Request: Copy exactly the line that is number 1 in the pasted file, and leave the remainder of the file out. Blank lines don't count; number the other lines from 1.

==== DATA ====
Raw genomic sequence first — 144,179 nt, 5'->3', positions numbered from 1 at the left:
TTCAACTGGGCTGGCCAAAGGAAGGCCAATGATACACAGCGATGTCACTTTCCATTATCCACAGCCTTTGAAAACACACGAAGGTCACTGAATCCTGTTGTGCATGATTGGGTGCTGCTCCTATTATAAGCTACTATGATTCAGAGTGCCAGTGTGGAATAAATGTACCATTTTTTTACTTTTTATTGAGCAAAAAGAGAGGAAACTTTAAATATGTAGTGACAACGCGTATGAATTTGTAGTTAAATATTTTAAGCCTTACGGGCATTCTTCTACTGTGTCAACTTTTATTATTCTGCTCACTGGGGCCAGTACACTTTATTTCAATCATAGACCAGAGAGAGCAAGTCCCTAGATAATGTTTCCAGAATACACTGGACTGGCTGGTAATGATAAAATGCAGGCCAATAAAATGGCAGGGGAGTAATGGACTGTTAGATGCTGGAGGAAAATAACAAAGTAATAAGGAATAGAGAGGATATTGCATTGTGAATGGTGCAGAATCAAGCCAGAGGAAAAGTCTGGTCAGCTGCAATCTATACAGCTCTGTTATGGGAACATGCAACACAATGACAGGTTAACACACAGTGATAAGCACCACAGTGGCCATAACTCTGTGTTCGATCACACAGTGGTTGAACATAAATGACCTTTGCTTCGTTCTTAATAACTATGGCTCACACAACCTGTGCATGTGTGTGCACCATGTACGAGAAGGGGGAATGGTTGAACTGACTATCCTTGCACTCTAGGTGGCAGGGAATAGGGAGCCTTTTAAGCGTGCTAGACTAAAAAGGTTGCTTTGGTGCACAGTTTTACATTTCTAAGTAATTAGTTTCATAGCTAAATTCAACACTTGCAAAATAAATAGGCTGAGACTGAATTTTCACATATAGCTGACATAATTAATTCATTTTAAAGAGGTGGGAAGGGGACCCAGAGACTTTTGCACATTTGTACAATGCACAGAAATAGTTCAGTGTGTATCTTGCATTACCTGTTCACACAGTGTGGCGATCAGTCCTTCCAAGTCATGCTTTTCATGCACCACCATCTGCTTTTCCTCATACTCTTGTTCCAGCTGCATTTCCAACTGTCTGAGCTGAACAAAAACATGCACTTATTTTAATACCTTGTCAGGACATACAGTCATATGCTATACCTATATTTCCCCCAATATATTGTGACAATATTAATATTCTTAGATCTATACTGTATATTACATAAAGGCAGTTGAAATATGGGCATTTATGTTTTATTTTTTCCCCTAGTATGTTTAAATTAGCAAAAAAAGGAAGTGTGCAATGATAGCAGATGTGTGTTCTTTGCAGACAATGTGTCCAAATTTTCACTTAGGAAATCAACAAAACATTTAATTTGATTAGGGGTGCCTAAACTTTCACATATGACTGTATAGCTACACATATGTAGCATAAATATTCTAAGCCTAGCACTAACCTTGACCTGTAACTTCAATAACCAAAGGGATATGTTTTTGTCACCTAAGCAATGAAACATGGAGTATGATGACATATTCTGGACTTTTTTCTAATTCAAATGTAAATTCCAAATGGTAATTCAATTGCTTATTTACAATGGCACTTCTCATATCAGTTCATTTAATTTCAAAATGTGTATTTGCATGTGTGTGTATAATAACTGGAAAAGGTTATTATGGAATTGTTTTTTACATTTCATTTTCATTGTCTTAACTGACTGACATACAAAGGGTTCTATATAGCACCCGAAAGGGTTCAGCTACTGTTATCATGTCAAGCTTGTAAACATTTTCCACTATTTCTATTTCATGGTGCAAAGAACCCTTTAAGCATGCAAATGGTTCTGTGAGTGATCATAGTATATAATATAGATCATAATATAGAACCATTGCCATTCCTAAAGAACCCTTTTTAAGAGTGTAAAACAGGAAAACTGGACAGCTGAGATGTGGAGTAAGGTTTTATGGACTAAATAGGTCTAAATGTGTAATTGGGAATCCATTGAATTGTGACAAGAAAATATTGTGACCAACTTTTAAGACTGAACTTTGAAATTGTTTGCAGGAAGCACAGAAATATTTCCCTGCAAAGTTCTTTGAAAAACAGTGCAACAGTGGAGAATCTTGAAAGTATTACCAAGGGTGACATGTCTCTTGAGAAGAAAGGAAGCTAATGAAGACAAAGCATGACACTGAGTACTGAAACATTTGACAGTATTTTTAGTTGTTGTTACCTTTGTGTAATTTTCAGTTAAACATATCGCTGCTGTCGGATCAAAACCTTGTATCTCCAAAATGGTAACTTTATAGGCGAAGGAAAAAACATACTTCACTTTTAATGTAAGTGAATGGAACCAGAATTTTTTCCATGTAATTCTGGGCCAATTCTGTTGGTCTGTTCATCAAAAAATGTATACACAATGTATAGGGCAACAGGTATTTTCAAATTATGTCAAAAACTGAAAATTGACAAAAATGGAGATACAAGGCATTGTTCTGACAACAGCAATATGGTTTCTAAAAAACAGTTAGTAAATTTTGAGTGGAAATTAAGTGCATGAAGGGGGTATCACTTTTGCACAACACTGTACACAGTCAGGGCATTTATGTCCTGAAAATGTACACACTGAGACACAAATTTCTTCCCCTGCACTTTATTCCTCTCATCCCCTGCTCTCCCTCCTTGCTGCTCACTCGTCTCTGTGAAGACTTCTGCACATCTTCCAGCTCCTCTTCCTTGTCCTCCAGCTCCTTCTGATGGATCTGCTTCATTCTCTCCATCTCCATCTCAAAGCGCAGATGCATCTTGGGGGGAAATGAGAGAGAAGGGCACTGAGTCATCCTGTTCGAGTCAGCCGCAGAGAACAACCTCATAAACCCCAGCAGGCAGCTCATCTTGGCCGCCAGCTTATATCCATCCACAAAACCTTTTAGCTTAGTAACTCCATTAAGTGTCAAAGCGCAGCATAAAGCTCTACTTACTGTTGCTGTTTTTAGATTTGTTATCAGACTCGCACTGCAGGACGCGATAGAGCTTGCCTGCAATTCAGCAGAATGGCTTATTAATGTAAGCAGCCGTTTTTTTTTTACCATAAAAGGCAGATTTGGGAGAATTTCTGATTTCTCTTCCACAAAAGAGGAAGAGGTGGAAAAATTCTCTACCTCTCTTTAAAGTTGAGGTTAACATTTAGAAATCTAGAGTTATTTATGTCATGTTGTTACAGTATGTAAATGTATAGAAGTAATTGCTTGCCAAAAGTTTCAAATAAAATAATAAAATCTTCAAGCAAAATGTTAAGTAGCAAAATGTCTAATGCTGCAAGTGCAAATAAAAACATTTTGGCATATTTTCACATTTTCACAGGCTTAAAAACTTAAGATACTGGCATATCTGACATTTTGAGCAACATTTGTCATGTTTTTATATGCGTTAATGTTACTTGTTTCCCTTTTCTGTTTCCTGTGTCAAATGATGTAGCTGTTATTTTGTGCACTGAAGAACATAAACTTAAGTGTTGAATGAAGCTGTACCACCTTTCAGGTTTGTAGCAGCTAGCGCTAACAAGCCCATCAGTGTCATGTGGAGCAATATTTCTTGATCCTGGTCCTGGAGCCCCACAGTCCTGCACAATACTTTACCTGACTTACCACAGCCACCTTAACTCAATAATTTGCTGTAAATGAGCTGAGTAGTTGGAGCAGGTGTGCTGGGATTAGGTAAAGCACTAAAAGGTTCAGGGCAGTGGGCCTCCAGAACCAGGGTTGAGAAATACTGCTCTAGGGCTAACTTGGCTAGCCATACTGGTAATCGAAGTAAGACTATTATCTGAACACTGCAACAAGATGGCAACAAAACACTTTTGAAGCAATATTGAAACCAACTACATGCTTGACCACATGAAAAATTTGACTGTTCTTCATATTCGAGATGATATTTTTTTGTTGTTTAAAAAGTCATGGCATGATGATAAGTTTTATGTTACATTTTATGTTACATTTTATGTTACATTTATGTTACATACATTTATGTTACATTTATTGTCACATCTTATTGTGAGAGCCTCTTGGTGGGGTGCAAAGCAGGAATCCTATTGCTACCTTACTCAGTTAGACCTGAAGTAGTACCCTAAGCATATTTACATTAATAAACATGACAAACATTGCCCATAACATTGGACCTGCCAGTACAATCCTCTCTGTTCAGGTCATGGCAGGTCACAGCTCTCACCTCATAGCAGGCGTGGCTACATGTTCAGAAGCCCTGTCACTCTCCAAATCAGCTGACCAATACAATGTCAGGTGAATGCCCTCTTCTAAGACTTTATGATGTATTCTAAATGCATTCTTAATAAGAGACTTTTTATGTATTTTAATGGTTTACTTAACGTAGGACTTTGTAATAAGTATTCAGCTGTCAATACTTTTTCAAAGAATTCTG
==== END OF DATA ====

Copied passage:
Raw genomic sequence first — 144,179 nt, 5'->3', positions numbered from 1 at the left: